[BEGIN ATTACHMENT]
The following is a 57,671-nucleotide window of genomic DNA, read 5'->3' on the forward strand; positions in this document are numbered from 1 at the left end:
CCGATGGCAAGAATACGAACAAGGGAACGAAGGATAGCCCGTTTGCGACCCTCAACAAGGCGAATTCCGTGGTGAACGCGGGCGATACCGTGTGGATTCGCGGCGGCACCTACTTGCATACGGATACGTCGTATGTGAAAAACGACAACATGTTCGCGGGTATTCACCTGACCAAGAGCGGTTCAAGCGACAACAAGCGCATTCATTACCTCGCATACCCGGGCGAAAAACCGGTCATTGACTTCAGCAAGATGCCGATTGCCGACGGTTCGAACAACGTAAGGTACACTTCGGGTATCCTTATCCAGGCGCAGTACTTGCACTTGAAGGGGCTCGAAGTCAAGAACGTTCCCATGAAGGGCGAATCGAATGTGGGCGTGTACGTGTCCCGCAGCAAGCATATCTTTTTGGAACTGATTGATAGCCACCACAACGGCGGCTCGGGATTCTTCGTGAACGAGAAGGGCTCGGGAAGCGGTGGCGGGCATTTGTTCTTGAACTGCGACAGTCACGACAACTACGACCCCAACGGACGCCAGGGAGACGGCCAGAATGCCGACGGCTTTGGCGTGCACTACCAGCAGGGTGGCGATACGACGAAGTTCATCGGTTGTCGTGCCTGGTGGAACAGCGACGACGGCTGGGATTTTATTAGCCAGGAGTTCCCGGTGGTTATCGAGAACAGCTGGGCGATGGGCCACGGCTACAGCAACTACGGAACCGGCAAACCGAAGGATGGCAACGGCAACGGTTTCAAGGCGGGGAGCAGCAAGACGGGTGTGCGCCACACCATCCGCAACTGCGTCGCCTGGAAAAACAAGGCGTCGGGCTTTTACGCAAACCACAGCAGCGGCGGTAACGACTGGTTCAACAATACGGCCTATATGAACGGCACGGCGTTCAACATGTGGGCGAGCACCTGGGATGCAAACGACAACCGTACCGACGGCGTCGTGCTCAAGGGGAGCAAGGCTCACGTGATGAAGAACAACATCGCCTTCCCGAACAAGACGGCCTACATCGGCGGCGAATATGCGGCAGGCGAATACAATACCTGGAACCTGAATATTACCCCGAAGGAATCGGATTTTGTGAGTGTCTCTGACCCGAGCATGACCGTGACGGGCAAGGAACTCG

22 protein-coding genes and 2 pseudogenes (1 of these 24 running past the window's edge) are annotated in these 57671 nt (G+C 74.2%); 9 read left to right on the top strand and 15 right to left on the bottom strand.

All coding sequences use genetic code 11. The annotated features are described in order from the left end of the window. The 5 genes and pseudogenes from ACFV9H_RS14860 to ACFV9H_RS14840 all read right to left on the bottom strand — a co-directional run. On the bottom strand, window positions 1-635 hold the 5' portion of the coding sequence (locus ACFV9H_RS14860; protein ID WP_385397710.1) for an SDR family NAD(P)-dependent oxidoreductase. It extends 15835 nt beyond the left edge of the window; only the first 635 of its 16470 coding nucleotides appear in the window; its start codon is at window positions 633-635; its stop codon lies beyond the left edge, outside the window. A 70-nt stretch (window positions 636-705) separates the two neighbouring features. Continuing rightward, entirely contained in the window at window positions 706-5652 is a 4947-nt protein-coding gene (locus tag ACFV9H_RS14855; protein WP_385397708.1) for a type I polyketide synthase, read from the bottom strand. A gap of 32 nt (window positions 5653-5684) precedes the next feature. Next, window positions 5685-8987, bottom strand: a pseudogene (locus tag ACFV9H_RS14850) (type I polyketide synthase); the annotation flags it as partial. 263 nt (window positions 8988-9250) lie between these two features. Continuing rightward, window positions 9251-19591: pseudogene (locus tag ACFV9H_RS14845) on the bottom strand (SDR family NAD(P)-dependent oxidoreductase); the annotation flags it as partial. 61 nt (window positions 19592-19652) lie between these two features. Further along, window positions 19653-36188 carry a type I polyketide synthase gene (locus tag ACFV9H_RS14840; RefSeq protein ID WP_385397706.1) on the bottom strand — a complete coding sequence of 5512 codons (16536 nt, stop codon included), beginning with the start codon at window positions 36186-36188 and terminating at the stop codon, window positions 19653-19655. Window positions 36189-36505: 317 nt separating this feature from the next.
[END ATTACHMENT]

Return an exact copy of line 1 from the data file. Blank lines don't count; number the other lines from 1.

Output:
The following is a 57,671-nucleotide window of genomic DNA, read 5'->3' on the forward strand; positions in this document are numbered from 1 at the left end: